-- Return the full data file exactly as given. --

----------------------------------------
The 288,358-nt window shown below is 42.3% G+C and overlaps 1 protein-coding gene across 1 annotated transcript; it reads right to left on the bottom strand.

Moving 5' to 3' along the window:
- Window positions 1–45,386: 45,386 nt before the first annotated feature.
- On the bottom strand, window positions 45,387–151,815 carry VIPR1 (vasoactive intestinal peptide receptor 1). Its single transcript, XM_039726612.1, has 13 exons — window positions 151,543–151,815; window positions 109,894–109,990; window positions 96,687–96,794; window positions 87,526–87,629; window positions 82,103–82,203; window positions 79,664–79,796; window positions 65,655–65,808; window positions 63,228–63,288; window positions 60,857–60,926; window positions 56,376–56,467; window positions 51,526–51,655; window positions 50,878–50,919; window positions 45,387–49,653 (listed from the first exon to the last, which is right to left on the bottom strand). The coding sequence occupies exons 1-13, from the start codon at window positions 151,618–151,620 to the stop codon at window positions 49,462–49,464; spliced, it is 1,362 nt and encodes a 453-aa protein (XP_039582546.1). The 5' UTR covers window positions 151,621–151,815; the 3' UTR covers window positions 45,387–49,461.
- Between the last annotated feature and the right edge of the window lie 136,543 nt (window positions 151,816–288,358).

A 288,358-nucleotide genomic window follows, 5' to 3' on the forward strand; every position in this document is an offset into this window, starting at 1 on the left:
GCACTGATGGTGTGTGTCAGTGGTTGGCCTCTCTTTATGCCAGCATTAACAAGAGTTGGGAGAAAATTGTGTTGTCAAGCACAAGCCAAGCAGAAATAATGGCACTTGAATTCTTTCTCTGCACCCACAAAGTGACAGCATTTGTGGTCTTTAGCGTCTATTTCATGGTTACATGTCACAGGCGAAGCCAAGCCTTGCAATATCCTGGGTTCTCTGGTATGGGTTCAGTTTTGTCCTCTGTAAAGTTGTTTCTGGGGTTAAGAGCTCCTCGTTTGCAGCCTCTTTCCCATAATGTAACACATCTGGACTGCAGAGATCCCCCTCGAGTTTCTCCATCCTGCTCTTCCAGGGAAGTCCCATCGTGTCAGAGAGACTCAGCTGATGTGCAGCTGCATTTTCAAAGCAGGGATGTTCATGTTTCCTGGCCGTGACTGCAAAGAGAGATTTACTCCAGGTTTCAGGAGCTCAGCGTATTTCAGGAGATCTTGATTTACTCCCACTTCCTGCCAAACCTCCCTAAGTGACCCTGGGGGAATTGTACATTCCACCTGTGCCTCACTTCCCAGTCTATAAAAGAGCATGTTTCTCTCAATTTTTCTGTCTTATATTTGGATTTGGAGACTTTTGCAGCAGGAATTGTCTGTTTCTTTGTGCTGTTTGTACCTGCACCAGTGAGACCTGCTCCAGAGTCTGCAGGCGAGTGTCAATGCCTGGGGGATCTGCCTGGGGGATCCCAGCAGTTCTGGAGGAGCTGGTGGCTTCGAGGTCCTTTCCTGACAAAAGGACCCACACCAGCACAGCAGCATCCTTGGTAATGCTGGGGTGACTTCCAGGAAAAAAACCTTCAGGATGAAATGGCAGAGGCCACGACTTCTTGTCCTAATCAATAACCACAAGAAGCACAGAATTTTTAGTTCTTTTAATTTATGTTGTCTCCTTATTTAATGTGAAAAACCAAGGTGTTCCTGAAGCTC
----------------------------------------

The 288,358-nt window shown below is 42.3% G+C and overlaps 1 protein-coding gene across 1 annotated transcript; it reads right to left on the bottom strand.

Moving 5' to 3' along the window:
- Window positions 1–45,386: 45,386 nt before the first annotated feature.
- On the bottom strand, window positions 45,387–151,815 carry VIPR1 (vasoactive intestinal peptide receptor 1). Its single transcript, XM_039726612.1, has 13 exons — window positions 151,543–151,815; window positions 109,894–109,990; window positions 96,687–96,794; window positions 87,526–87,629; window positions 82,103–82,203; window positions 79,664–79,796; window positions 65,655–65,808; window positions 63,228–63,288; window positions 60,857–60,926; window positions 56,376–56,467; window positions 51,526–51,655; window positions 50,878–50,919; window positions 45,387–49,653 (listed from the first exon to the last, which is right to left on the bottom strand). The coding sequence occupies exons 1-13, from the start codon at window positions 151,618–151,620 to the stop codon at window positions 49,462–49,464; spliced, it is 1,362 nt and encodes a 453-aa protein (XP_039582546.1). The 5' UTR covers window positions 151,621–151,815; the 3' UTR covers window positions 45,387–49,461.
- Between the last annotated feature and the right edge of the window lie 136,543 nt (window positions 151,816–288,358).

A 288,358-nucleotide genomic window follows, 5' to 3' on the forward strand; every position in this document is an offset into this window, starting at 1 on the left:
GCACTGATGGTGTGTGTCAGTGGTTGGCCTCTCTTTATGCCAGCATTAACAAGAGTTGGGAGAAAATTGTGTTGTCAAGCACAAGCCAAGCAGAAATAATGGCACTTGAATTCTTTCTCTGCACCCACAAAGTGACAGCATTTGTGGTCTTTAGCGTCTATTTCATGGTTACATGTCACAGGCGAAGCCAAGCCTTGCAATATCCTGGGTTCTCTGGTATGGGTTCAGTTTTGTCCTCTGTAAAGTTGTTTCTGGGGTTAAGAGCTCCTCGTTTGCAGCCTCTTTCCCATAATGTAACACATCTGGACTGCAGAGATCCCCCTCGAGTTTCTCCATCCTGCTCTTCCAGGGAAGTCCCATCGTGTCAGAGAGACTCAGCTGATGTGCAGCTGCATTTTCAAAGCAGGGATGTTCATGTTTCCTGGCCGTGACTGCAAAGAGAGATTTACTCCAGGTTTCAGGAGCTCAGCGTATTTCAGGAGATCTTGATTTACTCCCACTTCCTGCCAAACCTCCCTAAGTGACCCTGGGGGAATTGTACATTCCACCTGTGCCTCACTTCCCAGTCTATAAAAGAGCATGTTTCTCTCAATTTTTCTGTCTTATATTTGGATTTGGAGACTTTTGCAGCAGGAATTGTCTGTTTCTTTGTGCTGTTTGTACCTGCACCAGTGAGACCTGCTCCAGAGTCTGCAGGCGAGTGTCAATGCCTGGGGGATCTGCCTGGGGGATCCCAGCAGTTCTGGAGGAGCTGGTGGCTTCGAGGTCCTTTCCTGACAAAAGGACCCACACCAGCACAGCAGCATCCTTGGTAATGCTGGGGTGACTTCCAGGAAAAAAACCTTCAGGATGAAATGGCAGAGGCCACGACTTCTTGTCCTAATCAATAACCACAAGAAGCACAGAATTTTTAGTTCTTTTAATTTATGTTGTCTCCTTATTTAATGTGAAAAACCAAGGTGTTCCTGAAGCTC